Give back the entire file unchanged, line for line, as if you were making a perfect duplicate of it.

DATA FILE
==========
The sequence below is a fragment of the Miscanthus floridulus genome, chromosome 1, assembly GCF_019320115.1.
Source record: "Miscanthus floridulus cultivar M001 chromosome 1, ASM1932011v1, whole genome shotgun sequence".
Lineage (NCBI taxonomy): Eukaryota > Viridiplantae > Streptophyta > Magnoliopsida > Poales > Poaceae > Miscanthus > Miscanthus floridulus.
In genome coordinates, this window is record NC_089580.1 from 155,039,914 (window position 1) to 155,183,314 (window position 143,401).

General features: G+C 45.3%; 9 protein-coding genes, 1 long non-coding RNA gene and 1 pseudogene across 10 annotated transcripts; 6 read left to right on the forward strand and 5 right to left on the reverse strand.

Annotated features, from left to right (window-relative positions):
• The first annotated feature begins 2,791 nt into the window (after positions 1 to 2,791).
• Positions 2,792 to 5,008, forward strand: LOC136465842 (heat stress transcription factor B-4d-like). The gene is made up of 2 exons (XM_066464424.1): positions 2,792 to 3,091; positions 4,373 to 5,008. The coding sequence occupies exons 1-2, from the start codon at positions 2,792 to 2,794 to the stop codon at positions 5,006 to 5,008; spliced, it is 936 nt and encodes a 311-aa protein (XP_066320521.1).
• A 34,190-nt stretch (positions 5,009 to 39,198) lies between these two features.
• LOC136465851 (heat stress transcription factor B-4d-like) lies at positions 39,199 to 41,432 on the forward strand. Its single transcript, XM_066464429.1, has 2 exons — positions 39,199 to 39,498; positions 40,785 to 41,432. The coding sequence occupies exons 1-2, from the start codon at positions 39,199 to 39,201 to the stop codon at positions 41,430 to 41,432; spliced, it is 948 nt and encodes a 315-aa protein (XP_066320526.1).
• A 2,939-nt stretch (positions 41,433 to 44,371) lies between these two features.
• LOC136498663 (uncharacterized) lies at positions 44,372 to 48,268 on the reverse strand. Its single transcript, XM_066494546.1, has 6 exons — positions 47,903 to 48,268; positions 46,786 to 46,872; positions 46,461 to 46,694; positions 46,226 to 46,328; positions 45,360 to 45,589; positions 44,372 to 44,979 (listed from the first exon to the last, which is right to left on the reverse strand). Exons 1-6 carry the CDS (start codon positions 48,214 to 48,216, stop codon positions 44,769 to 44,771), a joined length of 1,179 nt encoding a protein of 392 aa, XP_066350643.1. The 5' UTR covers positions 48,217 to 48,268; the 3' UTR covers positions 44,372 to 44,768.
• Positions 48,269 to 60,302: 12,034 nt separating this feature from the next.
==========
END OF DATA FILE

The sequence below is a fragment of the Miscanthus floridulus genome, chromosome 1, assembly GCF_019320115.1.
Source record: "Miscanthus floridulus cultivar M001 chromosome 1, ASM1932011v1, whole genome shotgun sequence".
Lineage (NCBI taxonomy): Eukaryota > Viridiplantae > Streptophyta > Magnoliopsida > Poales > Poaceae > Miscanthus > Miscanthus floridulus.
In genome coordinates, this window is record NC_089580.1 from 155,039,914 (window position 1) to 155,183,314 (window position 143,401).

General features: G+C 45.3%; 9 protein-coding genes, 1 long non-coding RNA gene and 1 pseudogene across 10 annotated transcripts; 6 read left to right on the forward strand and 5 right to left on the reverse strand.

Annotated features, from left to right (window-relative positions):
• The first annotated feature begins 2,791 nt into the window (after positions 1 to 2,791).
• Positions 2,792 to 5,008, forward strand: LOC136465842 (heat stress transcription factor B-4d-like). The gene is made up of 2 exons (XM_066464424.1): positions 2,792 to 3,091; positions 4,373 to 5,008. The coding sequence occupies exons 1-2, from the start codon at positions 2,792 to 2,794 to the stop codon at positions 5,006 to 5,008; spliced, it is 936 nt and encodes a 311-aa protein (XP_066320521.1).
• A 34,190-nt stretch (positions 5,009 to 39,198) lies between these two features.
• LOC136465851 (heat stress transcription factor B-4d-like) lies at positions 39,199 to 41,432 on the forward strand. Its single transcript, XM_066464429.1, has 2 exons — positions 39,199 to 39,498; positions 40,785 to 41,432. The coding sequence occupies exons 1-2, from the start codon at positions 39,199 to 39,201 to the stop codon at positions 41,430 to 41,432; spliced, it is 948 nt and encodes a 315-aa protein (XP_066320526.1).
• A 2,939-nt stretch (positions 41,433 to 44,371) lies between these two features.
• LOC136498663 (uncharacterized) lies at positions 44,372 to 48,268 on the reverse strand. Its single transcript, XM_066494546.1, has 6 exons — positions 47,903 to 48,268; positions 46,786 to 46,872; positions 46,461 to 46,694; positions 46,226 to 46,328; positions 45,360 to 45,589; positions 44,372 to 44,979 (listed from the first exon to the last, which is right to left on the reverse strand). Exons 1-6 carry the CDS (start codon positions 48,214 to 48,216, stop codon positions 44,769 to 44,771), a joined length of 1,179 nt encoding a protein of 392 aa, XP_066350643.1. The 5' UTR covers positions 48,217 to 48,268; the 3' UTR covers positions 44,372 to 44,768.
• Positions 48,269 to 60,302: 12,034 nt separating this feature from the next.